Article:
LNR Partners Hints There Might Be a Future in Movies at Arlington Theater

Miami-based LNR Partners spokesperson, Bud Perrone of Rubenstein Communications has hinted a future a possible future for a new movie theater at the site in Arlington Town Square. The agent of the commercial mortgage-backed securities (CMBS) apparently knows the importance of a theater in supporting the rest of its interest in Arlington Town Square.

“While we regret that we were not able to come to terms with the previous operator of the Arlington Theaters, LNR Partners is working with the Arlington Heights village officials to ensure that the cinema is maintained as the anchor of the shopping district and as a central gathering place for residents of the local community.”

“We are currently in active discussions with multiple theater operators, all of which are willing and able to invest in the upgrades necessary to ensure the theater’s long-term success, and anticipate the theater’s re-opening in the near future.”

“LNR Partners was brought in to serve as the agent of the CMBS trust that holds the debt on Arlington Town Square when the developers of property were unable to live up to the terms of its loan. Edgemark was then retained to serve as the manager and leasing agent for the center. Our legal obligation is to act in the best interests of the bondholders of that trust, which include public and private pension funds, individuals and institutional investors.”

Loan servicer LNR Partners Inc. took title to Arlington Town Square in early October 2010 after a foreclosure suit (not including the 13-story residential high rise) seeking $19.8 million was filed in March 2010 (Subsidiary WBCMT 2000-C33 Evergreen Avenue LLC vs. 29 investment firms Arlington Town Square LLCs consisting of companies, family trusts and individuals).

Oak Brook-based Edgemark Asset Management LLC manages Arlington Town Square — the shopping center that houses the theater — for LNR Partners, a real estate firm and special loan servicer for the holder of the mortgage on the property. Arlington Town Square’s nearly 137,300-square-foot commercial space was owned by a group of 30 individual investors put together in 2007 by the former DBSI Inc. of Boise, Idaho. The DBSI investment group, which operated under the name of Spectrus Real Estate, bought the project from Chicago-based developer Joseph Freed & Associates LLC for $36.6 million, but DBSI later file for bankruptcy and was accused of fraud by the State of Idaho in 2009.

Bankruptcy proceedings of the DBSI companies began in November 2008, and DBSI presented a liquidation plan to bankruptcy court in July 2010.

DBSI specialized in tenant-in-common (TIC) arrangements, but suffered from the crash in commercial real estate that eventually exposed improper uses of corporate cash. TICs initially were popular because the IRS (after a 2002 ruling) allowed owners (landlords) with fractional shares in a property to delay payment of capital gain taxes. TICs became less popular because of worries about the possibility of an increase in future capital gain taxes under a Democratic administration. Also, when the economy took a downturn, new TIC real estate deals declined, and the supply of money to fund the old TIC deals shrunk.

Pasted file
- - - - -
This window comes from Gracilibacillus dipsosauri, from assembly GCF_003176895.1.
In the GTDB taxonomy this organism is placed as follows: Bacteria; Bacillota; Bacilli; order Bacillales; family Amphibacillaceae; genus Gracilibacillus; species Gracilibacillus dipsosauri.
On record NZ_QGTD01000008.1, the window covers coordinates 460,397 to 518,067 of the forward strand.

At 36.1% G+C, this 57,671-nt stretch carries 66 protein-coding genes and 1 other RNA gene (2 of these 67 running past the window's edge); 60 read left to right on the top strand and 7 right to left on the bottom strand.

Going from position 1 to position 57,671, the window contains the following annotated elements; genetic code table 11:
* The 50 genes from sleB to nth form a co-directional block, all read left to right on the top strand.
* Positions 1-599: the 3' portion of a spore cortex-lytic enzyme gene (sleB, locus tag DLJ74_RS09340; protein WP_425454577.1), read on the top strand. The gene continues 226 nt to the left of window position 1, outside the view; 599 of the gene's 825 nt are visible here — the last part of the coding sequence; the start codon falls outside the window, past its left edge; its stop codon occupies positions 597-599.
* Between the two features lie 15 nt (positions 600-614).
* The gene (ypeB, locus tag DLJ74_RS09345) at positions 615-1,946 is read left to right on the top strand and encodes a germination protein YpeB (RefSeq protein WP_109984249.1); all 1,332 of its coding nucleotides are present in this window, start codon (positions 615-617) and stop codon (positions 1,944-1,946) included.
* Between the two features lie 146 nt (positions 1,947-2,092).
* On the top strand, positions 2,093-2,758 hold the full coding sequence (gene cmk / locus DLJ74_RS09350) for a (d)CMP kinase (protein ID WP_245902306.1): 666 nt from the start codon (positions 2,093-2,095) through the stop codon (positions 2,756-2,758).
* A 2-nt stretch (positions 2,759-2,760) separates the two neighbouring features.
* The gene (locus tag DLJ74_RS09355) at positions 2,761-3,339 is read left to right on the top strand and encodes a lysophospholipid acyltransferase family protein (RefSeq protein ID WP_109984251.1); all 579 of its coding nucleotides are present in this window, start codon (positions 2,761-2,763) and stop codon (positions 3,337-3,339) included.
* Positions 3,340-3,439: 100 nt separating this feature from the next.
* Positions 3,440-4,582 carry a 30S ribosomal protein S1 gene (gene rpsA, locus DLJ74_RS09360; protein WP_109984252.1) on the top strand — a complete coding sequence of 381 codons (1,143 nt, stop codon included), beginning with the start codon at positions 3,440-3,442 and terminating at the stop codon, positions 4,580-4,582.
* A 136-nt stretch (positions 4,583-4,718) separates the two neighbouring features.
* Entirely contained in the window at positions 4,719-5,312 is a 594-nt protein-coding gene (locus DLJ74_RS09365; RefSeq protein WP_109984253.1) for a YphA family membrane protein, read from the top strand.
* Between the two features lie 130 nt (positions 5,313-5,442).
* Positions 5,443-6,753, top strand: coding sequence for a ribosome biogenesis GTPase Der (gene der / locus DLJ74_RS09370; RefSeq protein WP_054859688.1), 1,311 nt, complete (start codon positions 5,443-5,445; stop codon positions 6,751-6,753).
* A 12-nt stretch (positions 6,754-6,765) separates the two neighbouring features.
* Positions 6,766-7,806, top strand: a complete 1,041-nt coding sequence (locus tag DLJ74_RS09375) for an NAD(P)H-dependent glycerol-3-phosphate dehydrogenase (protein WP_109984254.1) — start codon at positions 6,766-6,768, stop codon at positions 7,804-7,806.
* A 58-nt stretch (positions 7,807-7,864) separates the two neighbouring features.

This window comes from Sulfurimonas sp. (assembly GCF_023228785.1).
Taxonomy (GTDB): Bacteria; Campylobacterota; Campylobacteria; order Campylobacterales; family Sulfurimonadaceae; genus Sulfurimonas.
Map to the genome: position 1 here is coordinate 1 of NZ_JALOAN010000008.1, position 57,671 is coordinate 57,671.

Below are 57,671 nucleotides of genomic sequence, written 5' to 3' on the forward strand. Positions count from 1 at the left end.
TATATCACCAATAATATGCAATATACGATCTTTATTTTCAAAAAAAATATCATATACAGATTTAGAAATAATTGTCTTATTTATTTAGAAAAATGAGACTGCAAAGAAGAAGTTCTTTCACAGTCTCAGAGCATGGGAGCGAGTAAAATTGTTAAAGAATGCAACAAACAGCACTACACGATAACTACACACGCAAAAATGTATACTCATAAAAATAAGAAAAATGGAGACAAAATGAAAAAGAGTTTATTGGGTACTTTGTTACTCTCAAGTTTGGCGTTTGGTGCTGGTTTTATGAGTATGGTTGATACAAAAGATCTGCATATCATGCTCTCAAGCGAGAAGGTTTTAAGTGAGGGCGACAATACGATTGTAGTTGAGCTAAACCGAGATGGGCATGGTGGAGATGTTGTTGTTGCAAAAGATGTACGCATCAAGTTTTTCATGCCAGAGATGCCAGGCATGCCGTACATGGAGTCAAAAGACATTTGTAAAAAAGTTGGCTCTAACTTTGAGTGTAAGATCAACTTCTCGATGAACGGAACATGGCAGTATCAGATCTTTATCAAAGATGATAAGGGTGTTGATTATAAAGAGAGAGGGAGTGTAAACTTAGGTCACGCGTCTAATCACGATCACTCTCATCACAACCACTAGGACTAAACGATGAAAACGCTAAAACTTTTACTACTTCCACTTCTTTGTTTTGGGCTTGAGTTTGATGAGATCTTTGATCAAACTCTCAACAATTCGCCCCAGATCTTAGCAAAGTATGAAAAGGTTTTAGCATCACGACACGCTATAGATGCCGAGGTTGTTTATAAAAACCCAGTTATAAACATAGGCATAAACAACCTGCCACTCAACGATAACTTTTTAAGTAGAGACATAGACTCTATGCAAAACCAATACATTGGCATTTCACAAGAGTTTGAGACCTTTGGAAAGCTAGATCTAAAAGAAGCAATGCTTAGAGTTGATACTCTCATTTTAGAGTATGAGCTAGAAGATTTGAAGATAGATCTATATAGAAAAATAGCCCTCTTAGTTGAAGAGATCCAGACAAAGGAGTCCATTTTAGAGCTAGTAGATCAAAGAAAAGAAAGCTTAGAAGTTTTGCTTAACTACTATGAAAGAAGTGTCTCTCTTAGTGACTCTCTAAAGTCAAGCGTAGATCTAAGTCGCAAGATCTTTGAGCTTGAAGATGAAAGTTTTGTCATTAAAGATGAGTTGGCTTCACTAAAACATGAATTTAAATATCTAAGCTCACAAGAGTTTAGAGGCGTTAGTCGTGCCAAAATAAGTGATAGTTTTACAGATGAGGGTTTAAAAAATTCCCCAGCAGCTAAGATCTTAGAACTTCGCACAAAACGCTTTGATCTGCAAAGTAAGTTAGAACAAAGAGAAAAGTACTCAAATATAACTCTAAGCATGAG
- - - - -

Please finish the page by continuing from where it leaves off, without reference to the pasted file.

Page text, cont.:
Before the redevelopment of the Arlington Town Square site marked by the block of Sigwalt Street, Arlington Heights Road, the Union Pacific railroad parallel to Northwest Highway, and Evergreen Avenue, businesses generated $65,000 annually in property taxes. After development, which was completed in 1999, the property tax revenue around 2010 was over $1.6 million per year. Arlington Theaters was the first commercial tenant in 1999.

For a small, independent theater, the new investment in digital projectors carries a hefty price. The new projectors range in price of $50,000 to $100,000 and are not expected to last as long as old-fashioned film projectors. The resolution is better than your High Definition (HD) television at home, but not quite as good as cinema film. The advantage to moviegoers is that there is no longer the film degradation that occurs after the mechanical wear and tear of multiple showings. The digital projector displays digital data from a hard drive, but we all know hard drives eventually crash.

The advantage to Hollywood and film distribution is that the movie data can be sent electronically to the theater, instead of by the hand delivery of film. By fourth quarter 2013 all movies from Hollywood studios are expected to be fully digital and will require digital projectors and other equipment to display new release movies.

LNR Property LLC is a diversified real estate investment, finance, management and development company. LNR Partners claims to be the world’s largest commercial mortgage special servicer and a leader in CMBS and commercial real estate debt investing, and special servicing of real estate-related assets and securities.

Commercial mortgage-backed securities (CMBS) are a type of mortgage-backed security backed by mortgages on commercial rather than residential real estate.

See also …

Edgemark Commercial Real Estate Services

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